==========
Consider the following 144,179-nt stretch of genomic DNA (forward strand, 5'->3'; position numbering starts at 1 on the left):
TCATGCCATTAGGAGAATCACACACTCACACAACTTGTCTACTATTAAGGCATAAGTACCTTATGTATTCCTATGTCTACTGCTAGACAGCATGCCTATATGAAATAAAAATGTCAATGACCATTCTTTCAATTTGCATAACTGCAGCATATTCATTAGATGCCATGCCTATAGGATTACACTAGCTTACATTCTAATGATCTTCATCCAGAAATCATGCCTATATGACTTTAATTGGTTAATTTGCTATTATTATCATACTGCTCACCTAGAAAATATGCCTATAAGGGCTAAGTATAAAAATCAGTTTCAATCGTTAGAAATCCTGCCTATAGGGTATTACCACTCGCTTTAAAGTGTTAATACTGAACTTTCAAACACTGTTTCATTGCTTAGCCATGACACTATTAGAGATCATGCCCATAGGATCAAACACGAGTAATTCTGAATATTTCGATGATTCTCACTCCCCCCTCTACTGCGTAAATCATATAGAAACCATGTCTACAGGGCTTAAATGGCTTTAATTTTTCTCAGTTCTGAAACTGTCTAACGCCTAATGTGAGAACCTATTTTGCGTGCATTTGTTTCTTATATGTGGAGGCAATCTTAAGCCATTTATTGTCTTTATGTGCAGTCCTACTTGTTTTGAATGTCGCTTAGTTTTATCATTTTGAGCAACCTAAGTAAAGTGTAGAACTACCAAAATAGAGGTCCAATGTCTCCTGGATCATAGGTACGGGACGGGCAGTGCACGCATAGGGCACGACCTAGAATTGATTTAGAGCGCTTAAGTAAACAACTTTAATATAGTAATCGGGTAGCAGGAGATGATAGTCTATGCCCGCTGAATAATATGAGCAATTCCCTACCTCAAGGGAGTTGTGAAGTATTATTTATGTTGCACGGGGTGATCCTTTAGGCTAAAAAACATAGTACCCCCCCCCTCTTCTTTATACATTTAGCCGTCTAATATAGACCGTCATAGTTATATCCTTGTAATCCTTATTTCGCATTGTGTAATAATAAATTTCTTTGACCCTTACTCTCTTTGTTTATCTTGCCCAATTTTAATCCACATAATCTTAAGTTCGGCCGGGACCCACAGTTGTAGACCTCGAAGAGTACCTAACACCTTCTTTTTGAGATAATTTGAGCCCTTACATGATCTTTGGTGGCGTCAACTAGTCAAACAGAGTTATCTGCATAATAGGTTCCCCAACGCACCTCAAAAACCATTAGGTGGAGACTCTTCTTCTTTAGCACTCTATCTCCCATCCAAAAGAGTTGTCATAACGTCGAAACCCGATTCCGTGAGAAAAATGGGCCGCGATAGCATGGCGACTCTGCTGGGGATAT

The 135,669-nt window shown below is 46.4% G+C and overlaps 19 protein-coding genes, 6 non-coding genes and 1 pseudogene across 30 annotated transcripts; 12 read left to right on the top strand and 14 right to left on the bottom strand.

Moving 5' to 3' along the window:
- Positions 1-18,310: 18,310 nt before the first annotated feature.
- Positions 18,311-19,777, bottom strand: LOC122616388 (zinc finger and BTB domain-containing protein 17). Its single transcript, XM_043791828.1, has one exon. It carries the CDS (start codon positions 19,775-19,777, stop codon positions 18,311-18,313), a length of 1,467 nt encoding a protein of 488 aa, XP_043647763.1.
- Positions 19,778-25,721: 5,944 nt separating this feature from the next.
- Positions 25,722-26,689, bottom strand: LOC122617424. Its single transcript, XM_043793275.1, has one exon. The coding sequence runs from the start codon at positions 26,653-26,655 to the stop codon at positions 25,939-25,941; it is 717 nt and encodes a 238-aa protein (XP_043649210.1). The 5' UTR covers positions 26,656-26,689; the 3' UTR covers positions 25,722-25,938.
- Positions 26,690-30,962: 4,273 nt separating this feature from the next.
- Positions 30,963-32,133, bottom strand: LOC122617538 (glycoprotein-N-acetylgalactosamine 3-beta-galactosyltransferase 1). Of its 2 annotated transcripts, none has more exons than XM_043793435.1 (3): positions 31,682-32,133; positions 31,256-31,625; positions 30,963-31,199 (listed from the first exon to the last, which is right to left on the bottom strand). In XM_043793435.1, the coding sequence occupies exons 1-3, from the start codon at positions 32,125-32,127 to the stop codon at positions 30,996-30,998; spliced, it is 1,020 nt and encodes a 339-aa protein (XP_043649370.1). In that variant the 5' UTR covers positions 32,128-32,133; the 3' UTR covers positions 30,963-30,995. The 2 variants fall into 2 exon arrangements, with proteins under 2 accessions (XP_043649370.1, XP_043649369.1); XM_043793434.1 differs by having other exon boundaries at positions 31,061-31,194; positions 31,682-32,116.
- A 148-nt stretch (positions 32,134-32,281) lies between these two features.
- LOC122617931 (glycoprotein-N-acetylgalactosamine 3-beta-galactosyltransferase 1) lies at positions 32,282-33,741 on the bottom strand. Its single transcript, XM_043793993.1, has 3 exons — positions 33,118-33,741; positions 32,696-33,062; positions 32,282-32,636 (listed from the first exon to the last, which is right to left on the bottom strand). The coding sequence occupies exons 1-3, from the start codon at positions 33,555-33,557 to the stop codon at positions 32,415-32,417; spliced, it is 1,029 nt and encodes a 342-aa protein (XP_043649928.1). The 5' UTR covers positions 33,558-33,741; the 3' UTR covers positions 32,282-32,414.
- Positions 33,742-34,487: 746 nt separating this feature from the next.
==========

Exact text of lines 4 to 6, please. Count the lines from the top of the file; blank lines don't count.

Moving 5' to 3' along the window:
- Positions 1-18,310: 18,310 nt before the first annotated feature.
- Positions 18,311-19,777, bottom strand: LOC122616388 (zinc finger and BTB domain-containing protein 17). Its single transcript, XM_043791828.1, has one exon. It carries the CDS (start codon positions 19,775-19,777, stop codon positions 18,311-18,313), a length of 1,467 nt encoding a protein of 488 aa, XP_043647763.1.